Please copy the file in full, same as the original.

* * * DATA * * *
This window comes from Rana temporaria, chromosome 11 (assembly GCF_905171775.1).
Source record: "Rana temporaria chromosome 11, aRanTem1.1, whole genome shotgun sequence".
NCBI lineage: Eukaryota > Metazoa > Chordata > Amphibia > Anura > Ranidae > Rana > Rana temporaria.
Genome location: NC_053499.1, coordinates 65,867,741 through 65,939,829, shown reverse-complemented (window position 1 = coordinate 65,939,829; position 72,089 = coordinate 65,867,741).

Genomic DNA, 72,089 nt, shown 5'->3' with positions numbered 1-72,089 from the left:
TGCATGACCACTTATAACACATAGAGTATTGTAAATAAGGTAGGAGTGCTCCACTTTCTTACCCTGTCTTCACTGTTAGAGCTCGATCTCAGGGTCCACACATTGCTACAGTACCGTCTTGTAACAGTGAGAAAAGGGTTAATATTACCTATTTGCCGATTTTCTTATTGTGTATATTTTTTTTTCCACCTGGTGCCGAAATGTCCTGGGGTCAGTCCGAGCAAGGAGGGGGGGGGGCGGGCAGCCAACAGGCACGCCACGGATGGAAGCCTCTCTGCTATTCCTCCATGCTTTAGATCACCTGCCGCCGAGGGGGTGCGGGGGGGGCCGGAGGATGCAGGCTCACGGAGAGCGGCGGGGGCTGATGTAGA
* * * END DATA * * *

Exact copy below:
This window comes from Rana temporaria, chromosome 11 (assembly GCF_905171775.1).
Source record: "Rana temporaria chromosome 11, aRanTem1.1, whole genome shotgun sequence".
NCBI lineage: Eukaryota > Metazoa > Chordata > Amphibia > Anura > Ranidae > Rana > Rana temporaria.
Genome location: NC_053499.1, coordinates 65,867,741 through 65,939,829, shown reverse-complemented (window position 1 = coordinate 65,939,829; position 72,089 = coordinate 65,867,741).

Genomic DNA, 72,089 nt, shown 5'->3' with positions numbered 1-72,089 from the left:
TGCATGACCACTTATAACACATAGAGTATTGTAAATAAGGTAGGAGTGCTCCACTTTCTTACCCTGTCTTCACTGTTAGAGCTCGATCTCAGGGTCCACACATTGCTACAGTACCGTCTTGTAACAGTGAGAAAAGGGTTAATATTACCTATTTGCCGATTTTCTTATTGTGTATATTTTTTTTTCCACCTGGTGCCGAAATGTCCTGGGGTCAGTCCGAGCAAGGAGGGGGGGGGGCGGGCAGCCAACAGGCACGCCACGGATGGAAGCCTCTCTGCTATTCCTCCATGCTTTAGATCACCTGCCGCCGAGGGGGTGCGGGGGGGGCCGGAGGATGCAGGCTCACGGAGAGCGGCGGGGGCTGATGTAGA